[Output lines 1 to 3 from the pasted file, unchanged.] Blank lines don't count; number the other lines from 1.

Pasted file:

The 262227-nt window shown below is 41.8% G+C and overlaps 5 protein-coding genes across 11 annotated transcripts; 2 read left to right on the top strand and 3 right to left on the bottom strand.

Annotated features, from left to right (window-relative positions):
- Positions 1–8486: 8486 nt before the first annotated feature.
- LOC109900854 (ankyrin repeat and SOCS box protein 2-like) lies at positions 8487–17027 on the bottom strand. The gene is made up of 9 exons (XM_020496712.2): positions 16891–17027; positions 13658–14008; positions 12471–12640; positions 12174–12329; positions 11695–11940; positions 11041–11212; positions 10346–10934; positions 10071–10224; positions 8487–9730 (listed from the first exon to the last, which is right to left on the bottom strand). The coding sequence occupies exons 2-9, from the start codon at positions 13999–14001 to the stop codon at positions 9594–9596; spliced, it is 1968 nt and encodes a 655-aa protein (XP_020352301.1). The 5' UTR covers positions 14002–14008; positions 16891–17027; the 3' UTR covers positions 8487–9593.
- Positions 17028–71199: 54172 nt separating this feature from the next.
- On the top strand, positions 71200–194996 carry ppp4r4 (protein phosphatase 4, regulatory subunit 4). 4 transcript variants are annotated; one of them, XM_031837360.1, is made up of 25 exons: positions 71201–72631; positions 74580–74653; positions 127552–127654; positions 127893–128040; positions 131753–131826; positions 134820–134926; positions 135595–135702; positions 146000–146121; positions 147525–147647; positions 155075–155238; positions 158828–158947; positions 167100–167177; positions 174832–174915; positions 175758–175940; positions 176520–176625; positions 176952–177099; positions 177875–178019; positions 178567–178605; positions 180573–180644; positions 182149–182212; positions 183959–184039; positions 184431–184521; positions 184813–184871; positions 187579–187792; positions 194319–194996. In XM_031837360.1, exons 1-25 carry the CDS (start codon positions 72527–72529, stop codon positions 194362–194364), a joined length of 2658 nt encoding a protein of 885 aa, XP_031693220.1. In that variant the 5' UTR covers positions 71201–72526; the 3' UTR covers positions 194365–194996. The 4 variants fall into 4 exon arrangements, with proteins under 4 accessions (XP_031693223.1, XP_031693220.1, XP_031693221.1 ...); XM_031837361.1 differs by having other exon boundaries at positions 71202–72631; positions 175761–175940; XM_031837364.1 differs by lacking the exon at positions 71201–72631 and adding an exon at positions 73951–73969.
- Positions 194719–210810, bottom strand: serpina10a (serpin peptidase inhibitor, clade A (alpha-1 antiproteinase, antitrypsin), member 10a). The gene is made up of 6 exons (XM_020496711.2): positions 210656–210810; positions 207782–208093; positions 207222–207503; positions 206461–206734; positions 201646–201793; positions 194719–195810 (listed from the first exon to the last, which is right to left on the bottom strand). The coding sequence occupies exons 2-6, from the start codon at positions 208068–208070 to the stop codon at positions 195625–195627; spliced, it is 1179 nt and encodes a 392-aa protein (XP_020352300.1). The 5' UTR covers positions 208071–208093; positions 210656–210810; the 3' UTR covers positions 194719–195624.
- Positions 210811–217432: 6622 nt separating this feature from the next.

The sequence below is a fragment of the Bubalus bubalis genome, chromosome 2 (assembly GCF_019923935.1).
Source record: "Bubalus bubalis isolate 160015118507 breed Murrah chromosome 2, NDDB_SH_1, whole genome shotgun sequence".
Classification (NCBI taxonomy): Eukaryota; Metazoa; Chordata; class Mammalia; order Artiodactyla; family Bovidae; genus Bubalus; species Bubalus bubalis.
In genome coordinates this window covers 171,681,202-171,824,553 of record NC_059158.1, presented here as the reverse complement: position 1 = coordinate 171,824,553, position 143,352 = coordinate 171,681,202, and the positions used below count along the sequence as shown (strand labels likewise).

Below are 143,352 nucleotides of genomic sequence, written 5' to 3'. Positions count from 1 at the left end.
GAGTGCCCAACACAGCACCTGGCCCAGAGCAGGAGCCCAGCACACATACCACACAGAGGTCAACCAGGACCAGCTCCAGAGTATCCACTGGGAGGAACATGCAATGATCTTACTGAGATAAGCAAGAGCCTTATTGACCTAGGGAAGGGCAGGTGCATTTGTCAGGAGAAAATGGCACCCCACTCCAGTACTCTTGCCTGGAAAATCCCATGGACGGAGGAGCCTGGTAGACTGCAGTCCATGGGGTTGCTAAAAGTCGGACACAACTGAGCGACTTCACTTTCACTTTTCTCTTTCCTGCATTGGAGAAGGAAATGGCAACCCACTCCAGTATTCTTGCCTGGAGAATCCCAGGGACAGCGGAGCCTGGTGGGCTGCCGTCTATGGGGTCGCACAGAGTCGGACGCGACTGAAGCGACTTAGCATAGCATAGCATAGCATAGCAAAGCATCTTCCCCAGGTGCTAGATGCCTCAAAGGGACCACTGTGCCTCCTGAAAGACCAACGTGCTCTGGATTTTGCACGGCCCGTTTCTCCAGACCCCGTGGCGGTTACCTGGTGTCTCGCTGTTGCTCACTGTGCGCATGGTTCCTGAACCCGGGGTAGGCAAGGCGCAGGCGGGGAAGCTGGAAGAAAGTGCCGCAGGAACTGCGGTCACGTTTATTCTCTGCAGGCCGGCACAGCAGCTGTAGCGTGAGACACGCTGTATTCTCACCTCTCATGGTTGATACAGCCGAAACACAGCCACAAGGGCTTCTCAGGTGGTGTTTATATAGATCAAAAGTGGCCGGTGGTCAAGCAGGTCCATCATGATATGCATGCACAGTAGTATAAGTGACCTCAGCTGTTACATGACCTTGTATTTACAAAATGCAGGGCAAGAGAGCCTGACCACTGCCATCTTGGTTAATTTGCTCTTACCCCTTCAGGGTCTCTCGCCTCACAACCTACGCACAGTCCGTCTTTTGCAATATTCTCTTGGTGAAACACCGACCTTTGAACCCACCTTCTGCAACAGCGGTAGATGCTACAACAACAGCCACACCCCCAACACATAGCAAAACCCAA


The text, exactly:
The 262227-nt window shown below is 41.8% G+C and overlaps 5 protein-coding genes across 11 annotated transcripts; 2 read left to right on the top strand and 3 right to left on the bottom strand.

Annotated features, from left to right (window-relative positions):
- Positions 1–8486: 8486 nt before the first annotated feature.